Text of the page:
ITALY – Florence
I don’t always plan on being in Florence (I took the wrong bus once and ended up here, got waylaid at the train station from 2-6am waiting for my connection, and last night, missed the last bus to Colle by a minute when my train arrived late). But Florence is a great city to get “stuck” in.
If I had to pick a favorite cuisine it’d be Italian. And if I had to pick a food to eat every day for the rest of my life, it’d be pasta. I’ve been in Tuscany for 47 days and I’ve had some sort of pasta all 47. I’m being put to the test.
In Colle, the only non-Italian food you can find is kebab. I won’t say I’m sick of pasta, but living in Phoenix, where you can have Thai for lunch and Mediterranean for dinner, I’m craving something other than pasta or pizza.
When I spot a red Chinese lantern down the street, I don’t hesitate a second to go ask for a table. The restaurant’s called Chinatown. I’m the only non-Chinese person in the place, so I guess it must be pretty authentic. They make the menu “Italian friendly” by describing dumplings as raviolis, noodles as Chinese spaghetti, and formatting it with “Primi,” “Secondi,” and “Dolce” titles. It’s not the best Chinese food in the world, but the steamed shrimp dumplings, moo shu pork with ginger and jasmine tea go perfectly with the rainy day, and act like an elixir for my something-other-than-pasta craving.
king of meat
The reason I’m cooking in Colle is because my parents went on a wine tour in April where they serendipitously met Ilaria and Rebecca, two of the three owners of the restaurant I work at. The wine tour stops at Cecchini, a famous butcher shop/restaurant where Dario, the king of meat resides (you can buy an ornament of Dario adorned in a king’s robe, crown, and scepter for a couple euros). Our new intern, Liam, finished a two month stage there and highly recommends the place, too, so I figure it’s time for me to head over.
Dario is eccentric and a bit of a cult hero. He became really famous when he hosted a funeral for a steak in 2001, pulling it in a hearse and the whole deal because the Fiorentine (t-bone) was outlawed due to a mad cow scare. But the man behind the curtain is a 73 year old butcher, Orlando (aka Maestro), who’s been working at the shop since he was 13 and is responsible for teaching Dario. Maestro breaks down a side of beef effortlessly with barely any movement, Liam tells me. If he sees an extern hacking up a side of beef, he’ll take his knife and tell him, “You’re done for the day.”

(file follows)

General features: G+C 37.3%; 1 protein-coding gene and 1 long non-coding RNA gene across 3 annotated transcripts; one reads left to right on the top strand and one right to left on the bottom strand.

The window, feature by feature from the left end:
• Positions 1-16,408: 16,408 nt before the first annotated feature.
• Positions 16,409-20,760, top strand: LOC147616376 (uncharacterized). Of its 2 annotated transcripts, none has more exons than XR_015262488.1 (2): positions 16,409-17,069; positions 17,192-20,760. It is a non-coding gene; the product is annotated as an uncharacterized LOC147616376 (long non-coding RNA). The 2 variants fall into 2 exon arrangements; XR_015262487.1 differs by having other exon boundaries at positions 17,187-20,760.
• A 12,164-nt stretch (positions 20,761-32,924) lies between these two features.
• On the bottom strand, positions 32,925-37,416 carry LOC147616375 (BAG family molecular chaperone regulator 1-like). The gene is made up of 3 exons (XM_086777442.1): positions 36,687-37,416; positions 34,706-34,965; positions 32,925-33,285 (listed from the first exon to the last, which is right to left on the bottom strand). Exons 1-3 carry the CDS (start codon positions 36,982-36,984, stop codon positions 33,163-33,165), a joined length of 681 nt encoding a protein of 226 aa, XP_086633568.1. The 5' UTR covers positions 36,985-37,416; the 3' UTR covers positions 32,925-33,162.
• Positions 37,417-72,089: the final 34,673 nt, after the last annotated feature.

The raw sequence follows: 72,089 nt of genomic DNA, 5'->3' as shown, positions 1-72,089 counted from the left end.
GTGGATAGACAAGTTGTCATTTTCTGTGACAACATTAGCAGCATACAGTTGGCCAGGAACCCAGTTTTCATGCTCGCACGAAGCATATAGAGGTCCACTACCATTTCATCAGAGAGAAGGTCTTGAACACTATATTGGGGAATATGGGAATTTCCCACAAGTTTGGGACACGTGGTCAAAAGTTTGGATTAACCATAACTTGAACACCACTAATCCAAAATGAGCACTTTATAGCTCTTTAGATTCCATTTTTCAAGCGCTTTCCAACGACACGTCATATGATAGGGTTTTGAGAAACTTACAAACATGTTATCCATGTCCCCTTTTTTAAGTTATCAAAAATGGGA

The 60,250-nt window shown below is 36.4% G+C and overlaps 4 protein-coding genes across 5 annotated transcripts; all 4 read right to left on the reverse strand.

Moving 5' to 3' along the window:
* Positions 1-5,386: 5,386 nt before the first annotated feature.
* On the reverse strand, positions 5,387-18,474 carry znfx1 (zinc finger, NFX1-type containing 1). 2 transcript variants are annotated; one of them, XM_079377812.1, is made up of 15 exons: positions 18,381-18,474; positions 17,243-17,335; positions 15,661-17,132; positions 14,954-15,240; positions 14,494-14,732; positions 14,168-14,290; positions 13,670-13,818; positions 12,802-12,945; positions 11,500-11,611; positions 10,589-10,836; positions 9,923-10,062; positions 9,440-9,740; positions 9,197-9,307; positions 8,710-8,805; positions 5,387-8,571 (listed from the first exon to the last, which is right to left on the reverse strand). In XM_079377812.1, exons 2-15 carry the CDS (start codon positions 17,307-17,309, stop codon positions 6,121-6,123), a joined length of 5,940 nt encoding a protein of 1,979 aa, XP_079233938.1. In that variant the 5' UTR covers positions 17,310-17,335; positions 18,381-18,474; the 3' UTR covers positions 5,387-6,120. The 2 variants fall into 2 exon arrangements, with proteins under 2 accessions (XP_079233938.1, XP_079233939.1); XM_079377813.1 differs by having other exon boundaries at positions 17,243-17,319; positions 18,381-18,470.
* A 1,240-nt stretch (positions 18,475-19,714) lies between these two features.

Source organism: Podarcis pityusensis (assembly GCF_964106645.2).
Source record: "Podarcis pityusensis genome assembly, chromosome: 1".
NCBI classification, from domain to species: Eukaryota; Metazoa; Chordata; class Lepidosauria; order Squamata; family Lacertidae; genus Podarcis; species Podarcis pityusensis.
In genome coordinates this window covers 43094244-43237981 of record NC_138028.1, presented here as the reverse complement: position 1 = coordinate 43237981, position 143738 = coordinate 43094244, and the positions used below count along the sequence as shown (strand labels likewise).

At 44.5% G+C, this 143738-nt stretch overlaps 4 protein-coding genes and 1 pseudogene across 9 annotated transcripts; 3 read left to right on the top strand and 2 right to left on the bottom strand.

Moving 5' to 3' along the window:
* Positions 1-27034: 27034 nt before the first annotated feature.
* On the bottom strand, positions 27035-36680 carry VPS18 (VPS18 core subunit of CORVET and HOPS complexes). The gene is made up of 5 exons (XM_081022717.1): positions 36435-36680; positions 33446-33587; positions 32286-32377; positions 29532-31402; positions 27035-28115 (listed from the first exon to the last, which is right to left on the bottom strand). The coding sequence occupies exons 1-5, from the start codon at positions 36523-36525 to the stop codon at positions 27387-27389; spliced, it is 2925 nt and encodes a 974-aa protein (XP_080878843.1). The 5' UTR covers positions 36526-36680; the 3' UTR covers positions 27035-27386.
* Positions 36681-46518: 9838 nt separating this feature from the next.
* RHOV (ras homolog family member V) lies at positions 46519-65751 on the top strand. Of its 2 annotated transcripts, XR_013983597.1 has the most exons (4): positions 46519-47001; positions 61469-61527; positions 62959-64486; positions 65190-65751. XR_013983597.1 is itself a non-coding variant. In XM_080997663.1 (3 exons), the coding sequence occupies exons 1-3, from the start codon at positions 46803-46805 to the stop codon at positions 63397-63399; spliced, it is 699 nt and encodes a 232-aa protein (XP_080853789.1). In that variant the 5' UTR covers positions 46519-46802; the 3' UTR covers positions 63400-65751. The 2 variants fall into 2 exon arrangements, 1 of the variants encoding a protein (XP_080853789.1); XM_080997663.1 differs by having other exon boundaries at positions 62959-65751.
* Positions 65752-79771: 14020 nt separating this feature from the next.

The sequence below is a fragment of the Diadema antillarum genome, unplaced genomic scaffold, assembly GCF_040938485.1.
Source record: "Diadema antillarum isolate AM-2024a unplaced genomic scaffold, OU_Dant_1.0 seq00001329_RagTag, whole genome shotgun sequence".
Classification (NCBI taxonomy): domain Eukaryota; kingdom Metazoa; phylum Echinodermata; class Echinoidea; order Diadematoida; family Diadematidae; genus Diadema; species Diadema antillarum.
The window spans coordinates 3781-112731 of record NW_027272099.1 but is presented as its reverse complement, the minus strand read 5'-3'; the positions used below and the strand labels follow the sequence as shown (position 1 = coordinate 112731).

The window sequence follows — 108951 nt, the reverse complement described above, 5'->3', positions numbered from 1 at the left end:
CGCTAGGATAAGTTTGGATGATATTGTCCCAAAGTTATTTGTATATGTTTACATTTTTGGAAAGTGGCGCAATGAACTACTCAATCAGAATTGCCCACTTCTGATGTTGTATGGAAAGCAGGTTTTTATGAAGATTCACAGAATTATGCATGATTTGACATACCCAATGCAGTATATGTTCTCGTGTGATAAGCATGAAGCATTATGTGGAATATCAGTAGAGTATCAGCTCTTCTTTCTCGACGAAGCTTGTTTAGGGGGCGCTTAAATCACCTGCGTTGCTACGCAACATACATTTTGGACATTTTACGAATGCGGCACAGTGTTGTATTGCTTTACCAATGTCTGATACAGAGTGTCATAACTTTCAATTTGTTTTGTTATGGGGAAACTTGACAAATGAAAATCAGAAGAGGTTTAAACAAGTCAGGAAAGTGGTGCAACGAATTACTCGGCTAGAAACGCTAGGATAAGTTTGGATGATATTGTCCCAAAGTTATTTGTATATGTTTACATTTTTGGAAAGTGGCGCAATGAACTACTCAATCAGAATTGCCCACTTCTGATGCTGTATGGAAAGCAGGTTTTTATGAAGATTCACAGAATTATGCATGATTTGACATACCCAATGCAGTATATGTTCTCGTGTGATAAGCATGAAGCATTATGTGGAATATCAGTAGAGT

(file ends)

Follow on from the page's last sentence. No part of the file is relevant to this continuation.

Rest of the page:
At MacDario’s, a name Dario coined for the place, I go with the burger served with housemade Chianti ketchup, mustard, and pepper jam. You sit family style and Dario and his wife greet every guest like you came over to their house for lunch. One of the coolest parts about the place, though, might be the entrance to the bathroom, which is a floor to ceiling painting that opens like a door. It’s good, maybe not the best burger I’ve ever tasted, but worth the trip if not for the drive alone. The bus from Florence-Panzano takes you through the Chianti countryside, which is full of golden and burnt orange vines now.
I’ve never seen the leaves change colors and I’ve never had to change my clock when it falls back an hour. I’m experiencing my first fall here in Tuscany.
Fall means it’s olive picking season. New olive oil is being pressed and bottled. The fresh stuff almost looks like kryptonite it’s so green. Unlike wine, olive oil gets worse with age, so drink up!
pancakes & cows intestines
Tuscan breakfast consists of at most a cappuccino and a cornetto (croissant). When Ilaria, brings in some maple syrup for our Canadian extern, Liam, we decide to turn our Sunday lunch into a North American brunch. Matteo thinks the idea of a big breakfast is disgusting, so we take one of the large antipastone platters and fix him a huge plateful of French toast, pancakes, scrambled eggs, sausage, maple baked beans, hash browns, and orange juice, drizzling the whole thing with pure maple syrup. He about faints when we set it in front of him. He’s a good sport, though, and about an hour and a half later, the plate is mostly clean. In exchange, he tells us he’s taking us to Florence for a traditional Tuscan lunch, i.e. cow’s intestines, tongue…
And so comes Wednesday. We bring along Alessandro, the mini mart owner and Florentine native, who closes up shop for the afternoon like it’s no biggie. He plays the part of our tour guide, telling us about the flood of ‘66 and where to go for good lampredotto (intestine sandwich). Every street has a story.
After an espresso atop Piazzale Michelangelo, a lapredotto sandwich from Nerbone, and another sandwich and glass of wine from Casa del Vino, Matteo and Alessandro decide it’s finally time to have lunch… We arrive at il Magazzino and I nervously take my seat. The bizarre fare is actually prepared really nicely. The lampredotto ravioli are among the best stuffed pasta I’ve had here and the antipasto platter with tongue, udder cake, and intestine balls is good, too. Ironically, it’s dessert that’s gross, a pasty chestnut crème caramel.